I have a PC, an AMD RYZEN 7 2700 with minimal graphic card and 8 GB RAM. It has 8 cores and 16 threads.

If a chess engine is programmed well will it be able to calculate to a depth of 125 in 15 seconds? My question to the forum is is it scientifically possible? Please share your thoughts.

  • Why 125? That's longer than most games!
    – itub
    Dec 7 '18 at 12:23
  • @itub sorry for late response. Small life philosophical calculation that highest age of human life expectancy. It may be a joke but reason.
    – Ram
    Dec 8 '18 at 16:01

Sure it could, if you do a lot of pruning and consider only one or few branches. However it would likely not be a very strong engine, because it would miss lots of relevant sidelines/variations.

Longer answer:

The "depth" you see in engines does not mean, that the engine calculates all variations to that depth. This would be practically impossible because of the huge number of variations: After just 1 white and 1 black move you already have 20*20=400 different games. With every move that you look ahead this number increases by a factor that is on average around 35.

Because of that, engines are (just like humans) only considering what they think are the relevant lines, by ignoring all other moves. This is called "pruning".

If you do this pruning very heavily you can end up with an engine that can look very deep. However it would look in a very narrow range, considering only one line or so.

It would miss lots of moves/lines and be very weak. Roughly speaking you could say that engines are doing a compromise between depth, width (number of variations) and allocated time in order to optimize for playing strength.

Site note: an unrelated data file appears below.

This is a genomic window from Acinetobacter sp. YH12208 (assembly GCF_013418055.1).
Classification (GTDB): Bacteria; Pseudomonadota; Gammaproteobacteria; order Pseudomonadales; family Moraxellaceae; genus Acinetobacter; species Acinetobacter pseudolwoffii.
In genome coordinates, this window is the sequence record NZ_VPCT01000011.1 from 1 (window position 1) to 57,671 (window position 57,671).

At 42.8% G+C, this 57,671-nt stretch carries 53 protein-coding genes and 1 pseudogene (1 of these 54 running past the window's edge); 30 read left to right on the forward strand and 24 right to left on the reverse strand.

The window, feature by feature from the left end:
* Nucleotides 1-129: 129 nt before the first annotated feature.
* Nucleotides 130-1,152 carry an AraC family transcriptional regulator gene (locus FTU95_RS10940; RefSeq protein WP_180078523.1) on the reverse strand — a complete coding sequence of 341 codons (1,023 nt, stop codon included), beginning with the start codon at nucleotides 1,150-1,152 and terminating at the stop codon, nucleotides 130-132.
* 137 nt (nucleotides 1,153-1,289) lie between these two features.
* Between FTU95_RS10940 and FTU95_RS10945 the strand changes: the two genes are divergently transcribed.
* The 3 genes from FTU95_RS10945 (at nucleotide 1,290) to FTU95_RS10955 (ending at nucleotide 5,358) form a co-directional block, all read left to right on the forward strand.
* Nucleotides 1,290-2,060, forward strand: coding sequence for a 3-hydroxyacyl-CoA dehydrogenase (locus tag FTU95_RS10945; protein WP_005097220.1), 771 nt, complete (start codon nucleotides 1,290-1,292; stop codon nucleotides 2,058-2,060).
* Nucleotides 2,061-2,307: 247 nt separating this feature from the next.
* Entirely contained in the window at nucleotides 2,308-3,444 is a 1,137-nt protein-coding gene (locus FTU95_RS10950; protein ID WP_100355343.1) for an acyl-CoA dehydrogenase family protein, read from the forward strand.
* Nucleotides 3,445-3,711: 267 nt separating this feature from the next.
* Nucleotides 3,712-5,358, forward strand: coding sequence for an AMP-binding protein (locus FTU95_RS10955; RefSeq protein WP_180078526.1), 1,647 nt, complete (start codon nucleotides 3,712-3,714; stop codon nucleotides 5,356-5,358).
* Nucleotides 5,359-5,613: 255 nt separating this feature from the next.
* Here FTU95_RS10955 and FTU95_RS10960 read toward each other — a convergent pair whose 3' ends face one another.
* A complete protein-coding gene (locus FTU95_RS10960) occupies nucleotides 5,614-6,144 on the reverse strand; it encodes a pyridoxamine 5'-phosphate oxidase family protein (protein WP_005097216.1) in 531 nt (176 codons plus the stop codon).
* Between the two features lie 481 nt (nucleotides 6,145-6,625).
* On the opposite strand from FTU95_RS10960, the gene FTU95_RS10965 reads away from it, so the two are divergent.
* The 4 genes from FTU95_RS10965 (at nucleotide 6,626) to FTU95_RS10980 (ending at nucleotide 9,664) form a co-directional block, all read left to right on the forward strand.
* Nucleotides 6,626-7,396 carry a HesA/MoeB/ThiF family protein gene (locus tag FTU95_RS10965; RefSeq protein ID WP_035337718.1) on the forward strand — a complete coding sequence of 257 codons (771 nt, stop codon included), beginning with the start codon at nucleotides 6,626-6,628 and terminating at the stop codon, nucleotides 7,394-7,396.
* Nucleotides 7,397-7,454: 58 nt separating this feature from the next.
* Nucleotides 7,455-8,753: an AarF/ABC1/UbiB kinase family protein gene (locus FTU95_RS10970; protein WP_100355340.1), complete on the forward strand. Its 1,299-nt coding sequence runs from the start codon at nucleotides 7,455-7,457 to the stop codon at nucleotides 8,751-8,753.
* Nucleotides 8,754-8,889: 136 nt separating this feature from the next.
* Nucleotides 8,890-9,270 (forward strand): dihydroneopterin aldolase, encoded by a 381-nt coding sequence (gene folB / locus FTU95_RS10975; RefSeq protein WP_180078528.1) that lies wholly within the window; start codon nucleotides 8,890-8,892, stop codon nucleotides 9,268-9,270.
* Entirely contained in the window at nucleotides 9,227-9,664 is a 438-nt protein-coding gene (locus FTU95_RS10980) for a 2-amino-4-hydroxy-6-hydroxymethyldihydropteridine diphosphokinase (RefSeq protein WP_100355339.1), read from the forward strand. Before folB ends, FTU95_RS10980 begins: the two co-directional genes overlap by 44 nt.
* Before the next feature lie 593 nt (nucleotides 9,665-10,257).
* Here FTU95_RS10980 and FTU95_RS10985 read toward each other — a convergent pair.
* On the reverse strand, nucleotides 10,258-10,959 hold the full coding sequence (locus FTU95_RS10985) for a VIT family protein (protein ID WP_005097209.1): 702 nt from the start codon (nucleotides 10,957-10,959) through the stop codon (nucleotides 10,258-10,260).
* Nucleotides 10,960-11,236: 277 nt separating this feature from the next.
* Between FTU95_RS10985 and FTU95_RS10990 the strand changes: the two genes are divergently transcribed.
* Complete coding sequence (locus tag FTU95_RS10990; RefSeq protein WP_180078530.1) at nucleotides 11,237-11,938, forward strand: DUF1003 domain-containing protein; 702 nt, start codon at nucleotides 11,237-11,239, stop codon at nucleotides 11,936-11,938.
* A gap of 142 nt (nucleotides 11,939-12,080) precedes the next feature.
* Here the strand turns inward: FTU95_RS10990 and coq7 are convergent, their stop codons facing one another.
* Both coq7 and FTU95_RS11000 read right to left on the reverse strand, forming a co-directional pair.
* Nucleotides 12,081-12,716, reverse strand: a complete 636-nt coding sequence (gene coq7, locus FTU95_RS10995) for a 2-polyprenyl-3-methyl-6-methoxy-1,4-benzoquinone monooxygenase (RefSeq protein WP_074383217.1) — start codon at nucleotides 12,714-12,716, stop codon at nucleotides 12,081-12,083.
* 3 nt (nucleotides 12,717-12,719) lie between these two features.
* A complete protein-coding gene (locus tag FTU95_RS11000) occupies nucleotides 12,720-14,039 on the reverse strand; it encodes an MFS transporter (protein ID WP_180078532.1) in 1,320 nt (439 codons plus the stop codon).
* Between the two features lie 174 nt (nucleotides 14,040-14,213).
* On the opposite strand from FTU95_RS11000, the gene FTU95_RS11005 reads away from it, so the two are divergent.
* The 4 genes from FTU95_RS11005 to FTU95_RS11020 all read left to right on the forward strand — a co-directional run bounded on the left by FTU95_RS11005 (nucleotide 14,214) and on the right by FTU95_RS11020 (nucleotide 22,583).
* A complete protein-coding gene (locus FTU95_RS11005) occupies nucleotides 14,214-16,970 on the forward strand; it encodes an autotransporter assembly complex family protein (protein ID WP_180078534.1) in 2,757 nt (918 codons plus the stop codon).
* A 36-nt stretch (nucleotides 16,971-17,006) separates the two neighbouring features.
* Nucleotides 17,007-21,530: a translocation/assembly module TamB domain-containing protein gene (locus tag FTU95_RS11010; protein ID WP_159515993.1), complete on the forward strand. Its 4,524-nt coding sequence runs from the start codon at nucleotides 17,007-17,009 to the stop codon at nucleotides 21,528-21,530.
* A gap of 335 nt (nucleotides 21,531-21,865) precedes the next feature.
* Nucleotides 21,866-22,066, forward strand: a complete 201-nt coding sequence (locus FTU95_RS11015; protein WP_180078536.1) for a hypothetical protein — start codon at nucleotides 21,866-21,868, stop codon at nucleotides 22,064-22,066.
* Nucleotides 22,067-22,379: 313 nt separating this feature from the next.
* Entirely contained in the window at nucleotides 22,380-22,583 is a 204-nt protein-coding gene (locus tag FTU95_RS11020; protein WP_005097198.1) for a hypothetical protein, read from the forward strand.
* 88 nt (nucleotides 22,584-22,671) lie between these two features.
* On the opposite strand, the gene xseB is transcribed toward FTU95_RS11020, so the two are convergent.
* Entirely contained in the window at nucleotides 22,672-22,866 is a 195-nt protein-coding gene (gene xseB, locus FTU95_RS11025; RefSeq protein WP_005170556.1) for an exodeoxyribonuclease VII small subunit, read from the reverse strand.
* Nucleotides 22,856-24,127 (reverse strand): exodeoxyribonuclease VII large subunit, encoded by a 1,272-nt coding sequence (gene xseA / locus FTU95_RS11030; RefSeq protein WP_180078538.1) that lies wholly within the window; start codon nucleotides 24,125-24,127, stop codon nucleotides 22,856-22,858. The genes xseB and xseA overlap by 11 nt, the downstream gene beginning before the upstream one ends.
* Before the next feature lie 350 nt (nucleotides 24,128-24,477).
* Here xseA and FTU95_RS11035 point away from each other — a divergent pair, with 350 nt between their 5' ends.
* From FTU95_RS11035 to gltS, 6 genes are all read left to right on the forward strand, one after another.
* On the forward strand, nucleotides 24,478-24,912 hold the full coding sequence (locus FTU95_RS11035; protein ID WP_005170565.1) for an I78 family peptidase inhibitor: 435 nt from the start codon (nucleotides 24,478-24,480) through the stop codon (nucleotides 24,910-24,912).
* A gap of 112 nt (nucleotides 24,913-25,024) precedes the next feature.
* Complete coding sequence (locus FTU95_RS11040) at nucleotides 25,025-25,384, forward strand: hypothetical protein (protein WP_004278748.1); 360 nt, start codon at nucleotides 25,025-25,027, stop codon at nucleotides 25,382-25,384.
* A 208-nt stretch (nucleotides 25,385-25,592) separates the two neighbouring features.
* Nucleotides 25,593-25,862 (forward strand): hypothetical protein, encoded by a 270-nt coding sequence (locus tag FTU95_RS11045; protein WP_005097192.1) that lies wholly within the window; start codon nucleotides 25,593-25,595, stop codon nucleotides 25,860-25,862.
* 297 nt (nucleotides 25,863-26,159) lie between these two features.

• Can you recommend depth ideal to my pc and moreover I expect a strong engine.
    – Ram
    Dec 5 '18 at 16:21
  • @Ram: Chess engines depend on a lot more parameters than search depth only, so it is impossible to give a recommendation for the perfect depth. Basically what you are asking is like: How much horsepower should the engine of my car have in order to be the fastest on a formula 1 race track? Lots of other factors like weight of car/engine, fuel consumption, etc would play a role here and would not be independent of each other, e.g.: a stronger engine would likely be heavier, slowing down the car, etc. Dec 5 '18 at 17:02
  • "However it would look in a very narrow range, considering only one line or so." Looking at just one line would be pointless. Dec 5 '18 at 17:23
  • @Acccumulation: Sure it would be pointless. That was my point... Dec 5 '18 at 18:08

To complement the answer by user1583209, I would point towards the supercomputer Sesse. In normal positions, I've never seen it even come close to reaching a depth of 125. A more typical depth reached from what I've seen would be something like 40, i.e. very far off from 125. In the case of a home PC (even with Ryzen 2700), you likely won't even come close to 40 within the allocated 15 seconds. Therefore, assuming that your engine is actually half-decent and isn't instantly pruning almost every single variation, I'd say 25 is much more realistic than 125.

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